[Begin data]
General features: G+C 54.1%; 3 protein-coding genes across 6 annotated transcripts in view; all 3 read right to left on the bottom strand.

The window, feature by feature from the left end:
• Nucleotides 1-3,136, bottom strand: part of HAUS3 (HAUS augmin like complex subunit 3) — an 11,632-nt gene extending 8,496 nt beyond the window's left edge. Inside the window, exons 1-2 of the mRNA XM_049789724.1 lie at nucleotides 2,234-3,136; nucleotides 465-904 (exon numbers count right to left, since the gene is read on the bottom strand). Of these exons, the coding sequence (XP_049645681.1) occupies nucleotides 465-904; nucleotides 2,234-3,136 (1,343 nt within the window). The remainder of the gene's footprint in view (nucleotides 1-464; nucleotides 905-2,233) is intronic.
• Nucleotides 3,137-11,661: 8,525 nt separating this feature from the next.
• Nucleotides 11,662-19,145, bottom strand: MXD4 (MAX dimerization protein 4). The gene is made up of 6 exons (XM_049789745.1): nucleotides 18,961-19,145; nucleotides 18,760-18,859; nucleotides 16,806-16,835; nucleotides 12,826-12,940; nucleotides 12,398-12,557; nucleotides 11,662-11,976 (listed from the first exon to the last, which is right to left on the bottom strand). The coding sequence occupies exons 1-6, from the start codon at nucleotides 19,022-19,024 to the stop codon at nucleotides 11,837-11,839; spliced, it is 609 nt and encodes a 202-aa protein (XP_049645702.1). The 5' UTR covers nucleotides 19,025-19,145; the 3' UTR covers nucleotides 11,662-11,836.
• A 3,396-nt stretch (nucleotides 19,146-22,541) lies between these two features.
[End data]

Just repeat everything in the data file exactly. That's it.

General features: G+C 54.1%; 3 protein-coding genes across 6 annotated transcripts in view; all 3 read right to left on the bottom strand.

The window, feature by feature from the left end:
• Nucleotides 1-3,136, bottom strand: part of HAUS3 (HAUS augmin like complex subunit 3) — an 11,632-nt gene extending 8,496 nt beyond the window's left edge. Inside the window, exons 1-2 of the mRNA XM_049789724.1 lie at nucleotides 2,234-3,136; nucleotides 465-904 (exon numbers count right to left, since the gene is read on the bottom strand). Of these exons, the coding sequence (XP_049645681.1) occupies nucleotides 465-904; nucleotides 2,234-3,136 (1,343 nt within the window). The remainder of the gene's footprint in view (nucleotides 1-464; nucleotides 905-2,233) is intronic.
• Nucleotides 3,137-11,661: 8,525 nt separating this feature from the next.
• Nucleotides 11,662-19,145, bottom strand: MXD4 (MAX dimerization protein 4). The gene is made up of 6 exons (XM_049789745.1): nucleotides 18,961-19,145; nucleotides 18,760-18,859; nucleotides 16,806-16,835; nucleotides 12,826-12,940; nucleotides 12,398-12,557; nucleotides 11,662-11,976 (listed from the first exon to the last, which is right to left on the bottom strand). The coding sequence occupies exons 1-6, from the start codon at nucleotides 19,022-19,024 to the stop codon at nucleotides 11,837-11,839; spliced, it is 609 nt and encodes a 202-aa protein (XP_049645702.1). The 5' UTR covers nucleotides 19,025-19,145; the 3' UTR covers nucleotides 11,662-11,836.
• A 3,396-nt stretch (nucleotides 19,146-22,541) lies between these two features.